Self-assessment in cancer patients referred to palliative care

a study of feasibility and symptom epidemiology

Annette S Strömgren, Dorthe Goldschmidt, Mogens Groenvold, Morten Aa Petersen, Pernille T Jensen, Lise Pedersen, Linda Hoermann, Carsten Helleberg, Per Sjogren

Publikation: Bidrag til tidsskriftTidsskriftartikelForskningpeer review

Resumé

BACKGROUND: Research in palliative care is considered difficult due to the poor health of patients. However, patient-provided data are essential for a thorough description of patient symptomatology and for the evaluation of care.

METHODS: The authors examined the feasibility of a questionnaire-based study using the European Organization for Research and Treatment of Cancer quality-of-life instrument EORTC QLQ-C30, the Edmonton Symptom Assessment System (ESAS), and the Hospital Anxiety and Depression Scale (HADS) in cancer patients who were receiving palliative care. This report describes the symptomatology of participating patients and examines differences in symptomatology between patients in three palliative care functions: inpatient, outpatient, and palliative home care.

RESULTS: Of 267 eligible patients who were referred to a department of palliative medicine, initial self-assessment questionnaires were obtained from 176 patients (65.9%). The 91 nonparticipants were older and had lower Karnofsky Performance status (KPS) values than the participants. Almost all participating patients suffered from impaired role function and physical function and had high levels of pain, fatigue, and other symptoms. According to the HADS, 47% of patients suffered from depression. Outpatients had better scores than inpatients and patients in palliative home care for physical function, role function, cognitive function, depression, and inactivity.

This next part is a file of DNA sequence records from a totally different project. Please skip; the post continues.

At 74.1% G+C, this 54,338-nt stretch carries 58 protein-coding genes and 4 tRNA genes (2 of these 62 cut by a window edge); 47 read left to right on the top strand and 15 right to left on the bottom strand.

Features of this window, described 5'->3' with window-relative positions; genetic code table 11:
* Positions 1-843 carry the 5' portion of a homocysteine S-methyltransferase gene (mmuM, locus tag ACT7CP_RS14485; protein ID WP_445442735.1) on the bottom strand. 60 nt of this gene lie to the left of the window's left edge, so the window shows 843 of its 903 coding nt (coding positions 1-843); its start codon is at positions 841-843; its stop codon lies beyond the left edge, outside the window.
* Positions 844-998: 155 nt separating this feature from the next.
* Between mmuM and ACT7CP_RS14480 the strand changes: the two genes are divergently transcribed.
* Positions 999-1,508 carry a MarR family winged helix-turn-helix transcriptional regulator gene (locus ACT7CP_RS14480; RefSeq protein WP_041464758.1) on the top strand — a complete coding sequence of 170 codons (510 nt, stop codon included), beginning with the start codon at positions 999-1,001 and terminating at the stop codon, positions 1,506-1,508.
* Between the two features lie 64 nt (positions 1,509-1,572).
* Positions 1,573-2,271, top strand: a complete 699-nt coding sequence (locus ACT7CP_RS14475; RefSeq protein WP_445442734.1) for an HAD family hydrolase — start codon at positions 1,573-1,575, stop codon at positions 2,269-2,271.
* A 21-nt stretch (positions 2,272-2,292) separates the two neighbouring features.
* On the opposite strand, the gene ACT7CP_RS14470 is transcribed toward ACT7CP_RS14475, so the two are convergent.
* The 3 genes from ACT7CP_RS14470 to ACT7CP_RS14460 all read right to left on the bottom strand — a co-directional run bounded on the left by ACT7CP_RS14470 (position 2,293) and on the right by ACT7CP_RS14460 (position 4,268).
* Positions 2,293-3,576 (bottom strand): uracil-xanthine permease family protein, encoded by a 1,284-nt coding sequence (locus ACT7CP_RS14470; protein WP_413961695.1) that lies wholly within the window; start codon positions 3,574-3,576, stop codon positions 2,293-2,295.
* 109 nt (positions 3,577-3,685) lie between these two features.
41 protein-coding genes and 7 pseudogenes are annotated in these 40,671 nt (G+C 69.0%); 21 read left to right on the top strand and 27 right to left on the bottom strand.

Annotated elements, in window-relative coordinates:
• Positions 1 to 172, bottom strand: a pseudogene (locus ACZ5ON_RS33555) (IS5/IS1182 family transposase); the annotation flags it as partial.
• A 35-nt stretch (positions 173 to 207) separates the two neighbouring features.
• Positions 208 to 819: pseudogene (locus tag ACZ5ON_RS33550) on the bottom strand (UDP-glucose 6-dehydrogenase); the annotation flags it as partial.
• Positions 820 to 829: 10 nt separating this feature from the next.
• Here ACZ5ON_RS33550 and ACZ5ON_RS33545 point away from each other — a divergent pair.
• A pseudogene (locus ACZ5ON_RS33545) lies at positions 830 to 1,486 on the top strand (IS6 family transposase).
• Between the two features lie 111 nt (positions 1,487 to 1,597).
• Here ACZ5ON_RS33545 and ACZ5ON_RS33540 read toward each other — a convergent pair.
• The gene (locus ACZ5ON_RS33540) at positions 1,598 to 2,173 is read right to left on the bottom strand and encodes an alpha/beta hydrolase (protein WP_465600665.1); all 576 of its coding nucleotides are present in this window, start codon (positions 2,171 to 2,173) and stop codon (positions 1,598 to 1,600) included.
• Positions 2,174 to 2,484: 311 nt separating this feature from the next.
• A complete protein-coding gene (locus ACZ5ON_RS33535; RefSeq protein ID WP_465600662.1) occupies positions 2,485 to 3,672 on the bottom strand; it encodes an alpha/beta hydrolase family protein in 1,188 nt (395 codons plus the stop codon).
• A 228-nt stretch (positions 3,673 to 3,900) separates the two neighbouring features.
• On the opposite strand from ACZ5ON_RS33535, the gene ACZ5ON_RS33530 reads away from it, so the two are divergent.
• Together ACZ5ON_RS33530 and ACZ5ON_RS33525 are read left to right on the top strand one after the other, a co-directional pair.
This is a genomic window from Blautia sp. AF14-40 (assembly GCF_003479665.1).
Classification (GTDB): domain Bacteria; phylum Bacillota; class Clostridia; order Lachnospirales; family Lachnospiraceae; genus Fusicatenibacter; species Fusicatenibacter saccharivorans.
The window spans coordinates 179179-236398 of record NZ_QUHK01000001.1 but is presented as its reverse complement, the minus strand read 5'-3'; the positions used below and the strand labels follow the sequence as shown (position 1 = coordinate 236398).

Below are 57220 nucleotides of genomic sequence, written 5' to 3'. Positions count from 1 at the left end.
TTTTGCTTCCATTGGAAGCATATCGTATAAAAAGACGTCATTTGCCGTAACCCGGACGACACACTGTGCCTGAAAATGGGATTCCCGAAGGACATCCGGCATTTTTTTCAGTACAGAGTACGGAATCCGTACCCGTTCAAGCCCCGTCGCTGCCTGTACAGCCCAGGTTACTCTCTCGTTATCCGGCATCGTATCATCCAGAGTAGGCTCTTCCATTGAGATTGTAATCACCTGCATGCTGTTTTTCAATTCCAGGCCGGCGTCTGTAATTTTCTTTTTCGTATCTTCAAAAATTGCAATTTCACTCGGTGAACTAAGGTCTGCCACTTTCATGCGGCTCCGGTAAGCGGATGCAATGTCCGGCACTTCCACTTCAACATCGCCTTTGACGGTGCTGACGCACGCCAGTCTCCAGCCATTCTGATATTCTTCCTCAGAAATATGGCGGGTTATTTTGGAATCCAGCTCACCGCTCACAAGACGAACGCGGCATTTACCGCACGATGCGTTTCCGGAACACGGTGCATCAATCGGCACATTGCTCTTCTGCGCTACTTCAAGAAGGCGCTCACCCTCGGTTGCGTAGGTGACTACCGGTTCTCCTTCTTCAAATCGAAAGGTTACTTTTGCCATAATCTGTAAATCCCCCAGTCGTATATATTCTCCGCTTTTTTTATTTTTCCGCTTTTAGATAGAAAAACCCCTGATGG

CONCLUSIONS: It is possible to carry out a questionnaire-based study of symptomatology in consecutive cancer patients in palliative care, achieving rather complete data from the participants. The symptomatology in these patients was very pronounced. The questionnaires were able to detect clinically important differences between places of service.

OriginalsprogEngelsk
TidsskriftCancer
Vol/bind94
Udgave nummer2
Sider (fra-til)512-20
Antal sider9
ISSN0008-543X
DOI
StatusUdgivet - 15. jan. 2002

Fingeraftryk

Feasibility Studies
Palliative Care
Epidemiology
Neoplasms
Depression
Home Care Services
Self-Assessment
Inpatients
Outpatients
Karnofsky Performance Status
Research
Cognition
Quality of Life
Organizations

Citer dette

Strömgren, A. S., Goldschmidt, D., Groenvold, M., Petersen, M. A., Jensen, P. T., Pedersen, L., ... Sjogren, P. (2002). Self-assessment in cancer patients referred to palliative care: a study of feasibility and symptom epidemiology. Cancer, 94(2), 512-20. https://doi.org/10.1002/cncr.10222
Strömgren, Annette S ; Goldschmidt, Dorthe ; Groenvold, Mogens ; Petersen, Morten Aa ; Jensen, Pernille T ; Pedersen, Lise ; Hoermann, Linda ; Helleberg, Carsten ; Sjogren, Per. / Self-assessment in cancer patients referred to palliative care : a study of feasibility and symptom epidemiology. I: Cancer. 2002 ; Bind 94, Nr. 2. s. 512-20.
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title = "Self-assessment in cancer patients referred to palliative care: a study of feasibility and symptom epidemiology",